We have therefore taken the opportunity to have the website professionally redesigned, so that you can find information more easily. The front page is now static and the announcements have been moved to a dedicated section, so please don’t forget to check it regularly. We have grouped the ‘Resources and publications’ together, which is where you can now find The Recorder (the most recent issue, edited by Nathalie Collé, is now available also to non-members), as well as Bunyan Studies and the Bunyan bibliography that David Parry updates on a regular basis. We have created a new page for members’ publications. If you have recent books or articles out, related to Bunyan or early modern Nonconformity, please let us know. Our Vice President, David Gay, has also created a Facebook page that you can Like from the website.

On the academic front, we had an excellent study day last April in Bedford, which you can read about here. Bedford is of course an appropriate place to launch what we hope will become a regular series, alternating between Bedford and Newcastle, thanks to Bob Owens and David Walker.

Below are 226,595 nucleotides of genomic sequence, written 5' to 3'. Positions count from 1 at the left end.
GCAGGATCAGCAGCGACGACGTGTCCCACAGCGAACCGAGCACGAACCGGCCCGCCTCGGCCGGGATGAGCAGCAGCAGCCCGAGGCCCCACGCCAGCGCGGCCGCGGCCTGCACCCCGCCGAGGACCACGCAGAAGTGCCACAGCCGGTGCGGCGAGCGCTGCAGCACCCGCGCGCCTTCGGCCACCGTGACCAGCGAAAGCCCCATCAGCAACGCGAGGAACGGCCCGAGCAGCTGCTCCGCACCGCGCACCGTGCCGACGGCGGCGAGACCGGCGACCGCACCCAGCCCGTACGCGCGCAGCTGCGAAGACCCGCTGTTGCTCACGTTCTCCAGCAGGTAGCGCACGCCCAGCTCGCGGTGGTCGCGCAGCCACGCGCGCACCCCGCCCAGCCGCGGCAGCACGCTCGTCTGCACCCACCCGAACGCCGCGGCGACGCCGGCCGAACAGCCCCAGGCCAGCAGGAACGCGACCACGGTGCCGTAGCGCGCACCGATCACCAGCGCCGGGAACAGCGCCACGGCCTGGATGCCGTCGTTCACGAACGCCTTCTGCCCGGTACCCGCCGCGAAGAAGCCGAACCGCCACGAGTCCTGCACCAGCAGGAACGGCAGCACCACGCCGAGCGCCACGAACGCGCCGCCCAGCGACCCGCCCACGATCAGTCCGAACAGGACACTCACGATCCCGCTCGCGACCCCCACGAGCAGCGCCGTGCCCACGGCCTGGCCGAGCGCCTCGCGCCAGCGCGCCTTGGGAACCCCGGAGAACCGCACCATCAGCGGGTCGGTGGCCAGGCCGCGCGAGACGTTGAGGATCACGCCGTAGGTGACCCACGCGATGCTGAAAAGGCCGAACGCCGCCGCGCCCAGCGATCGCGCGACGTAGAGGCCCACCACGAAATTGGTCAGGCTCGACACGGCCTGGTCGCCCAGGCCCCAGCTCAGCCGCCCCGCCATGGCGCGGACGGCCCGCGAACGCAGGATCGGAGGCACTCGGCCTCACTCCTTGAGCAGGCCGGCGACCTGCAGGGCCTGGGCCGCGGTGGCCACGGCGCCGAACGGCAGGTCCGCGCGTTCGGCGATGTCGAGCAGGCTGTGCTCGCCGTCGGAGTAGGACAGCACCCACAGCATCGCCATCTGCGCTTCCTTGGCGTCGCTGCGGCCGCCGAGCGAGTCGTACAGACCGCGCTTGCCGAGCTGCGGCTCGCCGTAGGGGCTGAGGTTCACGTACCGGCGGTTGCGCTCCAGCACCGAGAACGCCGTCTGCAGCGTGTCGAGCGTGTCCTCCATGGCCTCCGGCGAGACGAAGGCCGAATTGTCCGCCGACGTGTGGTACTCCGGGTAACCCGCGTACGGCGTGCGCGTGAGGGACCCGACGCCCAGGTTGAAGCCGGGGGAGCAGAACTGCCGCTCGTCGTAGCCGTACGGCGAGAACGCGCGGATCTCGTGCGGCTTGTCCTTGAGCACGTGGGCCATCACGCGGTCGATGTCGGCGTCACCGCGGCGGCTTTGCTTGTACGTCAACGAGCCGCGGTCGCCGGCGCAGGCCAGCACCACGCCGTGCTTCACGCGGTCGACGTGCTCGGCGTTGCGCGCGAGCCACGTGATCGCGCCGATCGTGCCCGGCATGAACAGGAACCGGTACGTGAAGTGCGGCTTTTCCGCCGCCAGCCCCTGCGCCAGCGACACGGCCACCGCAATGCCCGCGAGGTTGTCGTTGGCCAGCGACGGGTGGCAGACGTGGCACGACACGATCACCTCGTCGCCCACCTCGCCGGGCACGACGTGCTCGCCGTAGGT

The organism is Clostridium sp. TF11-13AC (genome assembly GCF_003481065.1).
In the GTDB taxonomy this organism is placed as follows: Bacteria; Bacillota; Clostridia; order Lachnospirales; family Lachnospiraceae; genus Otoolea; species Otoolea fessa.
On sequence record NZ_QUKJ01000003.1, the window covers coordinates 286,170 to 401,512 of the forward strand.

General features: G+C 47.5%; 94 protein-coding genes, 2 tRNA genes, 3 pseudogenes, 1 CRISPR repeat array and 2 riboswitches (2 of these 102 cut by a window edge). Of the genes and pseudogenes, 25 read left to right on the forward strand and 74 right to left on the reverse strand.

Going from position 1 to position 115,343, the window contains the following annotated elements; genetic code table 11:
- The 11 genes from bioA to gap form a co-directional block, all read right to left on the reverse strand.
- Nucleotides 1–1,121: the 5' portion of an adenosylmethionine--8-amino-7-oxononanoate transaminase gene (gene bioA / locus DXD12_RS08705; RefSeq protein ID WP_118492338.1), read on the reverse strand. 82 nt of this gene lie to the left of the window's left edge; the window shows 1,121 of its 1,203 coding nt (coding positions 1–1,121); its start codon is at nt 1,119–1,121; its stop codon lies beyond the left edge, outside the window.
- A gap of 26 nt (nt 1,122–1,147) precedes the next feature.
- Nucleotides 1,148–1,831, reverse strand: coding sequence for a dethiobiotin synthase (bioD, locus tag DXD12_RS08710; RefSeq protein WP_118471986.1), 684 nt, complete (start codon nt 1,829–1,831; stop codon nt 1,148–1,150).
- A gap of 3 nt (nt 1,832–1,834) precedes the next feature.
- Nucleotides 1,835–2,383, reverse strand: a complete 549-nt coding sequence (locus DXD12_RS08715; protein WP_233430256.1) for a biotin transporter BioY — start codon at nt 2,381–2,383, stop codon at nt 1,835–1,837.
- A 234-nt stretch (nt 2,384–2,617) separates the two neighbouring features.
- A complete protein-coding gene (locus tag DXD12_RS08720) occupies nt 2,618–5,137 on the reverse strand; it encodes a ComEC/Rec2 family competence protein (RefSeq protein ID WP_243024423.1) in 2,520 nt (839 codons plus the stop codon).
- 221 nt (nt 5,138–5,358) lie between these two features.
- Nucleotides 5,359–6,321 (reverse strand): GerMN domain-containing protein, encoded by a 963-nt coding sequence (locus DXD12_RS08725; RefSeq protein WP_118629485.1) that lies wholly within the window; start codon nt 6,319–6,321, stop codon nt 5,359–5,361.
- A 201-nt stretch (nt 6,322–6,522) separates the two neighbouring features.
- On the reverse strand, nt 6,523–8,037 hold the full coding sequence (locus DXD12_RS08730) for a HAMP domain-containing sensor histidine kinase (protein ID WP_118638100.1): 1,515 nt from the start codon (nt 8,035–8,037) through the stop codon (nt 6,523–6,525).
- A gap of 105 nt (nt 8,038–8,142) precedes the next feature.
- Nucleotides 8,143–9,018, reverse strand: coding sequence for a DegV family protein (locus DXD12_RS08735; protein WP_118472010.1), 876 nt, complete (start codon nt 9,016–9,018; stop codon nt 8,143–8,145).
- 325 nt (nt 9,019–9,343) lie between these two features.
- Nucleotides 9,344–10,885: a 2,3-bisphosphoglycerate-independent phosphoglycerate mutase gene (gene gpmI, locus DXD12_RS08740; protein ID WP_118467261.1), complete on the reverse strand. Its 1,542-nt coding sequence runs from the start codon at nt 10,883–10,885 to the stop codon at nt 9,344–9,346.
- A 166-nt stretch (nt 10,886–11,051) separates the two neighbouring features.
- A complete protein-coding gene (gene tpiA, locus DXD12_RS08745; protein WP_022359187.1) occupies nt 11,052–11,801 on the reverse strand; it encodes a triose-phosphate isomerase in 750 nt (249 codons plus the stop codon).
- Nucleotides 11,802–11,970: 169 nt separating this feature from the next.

Most of the year has been dedicated to preparing our triennial conference next July in Aix-en-Provence, and we were able to release the prelimary programme a month ago. Registration will open in February or March and all the details will be posted on the conference page on the website. As you know, ten doctoral students and early career researchers will be able to come to Aix to present their work, thanks to an anonymous benefaction that we received last year. The IJBS has also offered them free membership for a year, so we are delighted to welcome them.

Neil Keeble, and the members of the Greaves committee, Ann Hughes and Cynthia Wall, have been very busy, given the many publications in our field, and the shortlist of books selected for the Greaves Prize will be made known in the new year. The winner will be announced in Aix.

Finally, the next Bunyan Studies will be out very soon, and you can expect yet another wonderful issue.

As usual, many thanks to our committee, Nathalie, David G., Galen, Bob and David W., for all their hard work on behalf of our Society, and for their commitment and dedication to our author.

We wish you all a merry Christmas and a happy new year and hope to see you in the summer in Provence for a beaker full of the warm South!

Anne Page, Aix-Marseille Université

IJBS on Facebook

The IJBS has now a public Facebook page that you will find at: https://www.facebook.com/johnbunyansociety

This page will enhance public awareness of the Society. You can Like it and promote it in anyway you think fit.

In parallel, our Facebook group is still running; we now have over 70 members from all parts of the world. Should you want to become a member of the group, please contact our Vice President, David Gay, dgay@ualberta.ca.